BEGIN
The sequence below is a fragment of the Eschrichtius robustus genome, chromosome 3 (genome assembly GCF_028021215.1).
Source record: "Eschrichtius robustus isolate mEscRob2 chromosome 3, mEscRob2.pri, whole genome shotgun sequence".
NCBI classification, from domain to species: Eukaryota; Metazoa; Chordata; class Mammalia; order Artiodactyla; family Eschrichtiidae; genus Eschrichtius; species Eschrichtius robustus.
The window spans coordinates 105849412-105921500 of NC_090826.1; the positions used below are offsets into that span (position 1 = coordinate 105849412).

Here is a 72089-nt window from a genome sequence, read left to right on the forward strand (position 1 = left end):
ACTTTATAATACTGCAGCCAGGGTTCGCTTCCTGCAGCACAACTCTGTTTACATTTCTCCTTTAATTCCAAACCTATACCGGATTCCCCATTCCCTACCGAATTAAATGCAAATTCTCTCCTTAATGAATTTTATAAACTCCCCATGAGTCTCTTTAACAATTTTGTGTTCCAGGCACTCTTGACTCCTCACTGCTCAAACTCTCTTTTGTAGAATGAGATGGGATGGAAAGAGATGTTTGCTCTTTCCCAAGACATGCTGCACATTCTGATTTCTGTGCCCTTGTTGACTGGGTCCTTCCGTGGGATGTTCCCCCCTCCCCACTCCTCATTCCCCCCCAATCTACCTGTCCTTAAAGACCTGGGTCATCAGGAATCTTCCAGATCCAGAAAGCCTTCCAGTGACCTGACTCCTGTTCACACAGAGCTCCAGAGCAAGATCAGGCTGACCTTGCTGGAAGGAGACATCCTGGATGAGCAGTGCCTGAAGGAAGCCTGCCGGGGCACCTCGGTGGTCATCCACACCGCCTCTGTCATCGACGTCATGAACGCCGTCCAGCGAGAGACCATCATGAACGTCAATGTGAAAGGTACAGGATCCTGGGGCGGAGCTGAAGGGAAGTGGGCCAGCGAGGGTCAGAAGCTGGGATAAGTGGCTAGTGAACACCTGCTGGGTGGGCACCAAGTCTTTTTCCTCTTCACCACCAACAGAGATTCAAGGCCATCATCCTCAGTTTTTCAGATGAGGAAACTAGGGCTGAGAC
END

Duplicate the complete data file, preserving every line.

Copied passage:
The sequence below is a fragment of the Eschrichtius robustus genome, chromosome 3 (genome assembly GCF_028021215.1).
Source record: "Eschrichtius robustus isolate mEscRob2 chromosome 3, mEscRob2.pri, whole genome shotgun sequence".
NCBI classification, from domain to species: Eukaryota; Metazoa; Chordata; class Mammalia; order Artiodactyla; family Eschrichtiidae; genus Eschrichtius; species Eschrichtius robustus.
The window spans coordinates 105849412-105921500 of NC_090826.1; the positions used below are offsets into that span (position 1 = coordinate 105849412).

Here is a 72089-nt window from a genome sequence, read left to right on the forward strand (position 1 = left end):
ACTTTATAATACTGCAGCCAGGGTTCGCTTCCTGCAGCACAACTCTGTTTACATTTCTCCTTTAATTCCAAACCTATACCGGATTCCCCATTCCCTACCGAATTAAATGCAAATTCTCTCCTTAATGAATTTTATAAACTCCCCATGAGTCTCTTTAACAATTTTGTGTTCCAGGCACTCTTGACTCCTCACTGCTCAAACTCTCTTTTGTAGAATGAGATGGGATGGAAAGAGATGTTTGCTCTTTCCCAAGACATGCTGCACATTCTGATTTCTGTGCCCTTGTTGACTGGGTCCTTCCGTGGGATGTTCCCCCCTCCCCACTCCTCATTCCCCCCCAATCTACCTGTCCTTAAAGACCTGGGTCATCAGGAATCTTCCAGATCCAGAAAGCCTTCCAGTGACCTGACTCCTGTTCACACAGAGCTCCAGAGCAAGATCAGGCTGACCTTGCTGGAAGGAGACATCCTGGATGAGCAGTGCCTGAAGGAAGCCTGCCGGGGCACCTCGGTGGTCATCCACACCGCCTCTGTCATCGACGTCATGAACGCCGTCCAGCGAGAGACCATCATGAACGTCAATGTGAAAGGTACAGGATCCTGGGGCGGAGCTGAAGGGAAGTGGGCCAGCGAGGGTCAGAAGCTGGGATAAGTGGCTAGTGAACACCTGCTGGGTGGGCACCAAGTCTTTTTCCTCTTCACCACCAACAGAGATTCAAGGCCATCATCCTCAGTTTTTCAGATGAGGAAACTAGGGCTGAGAC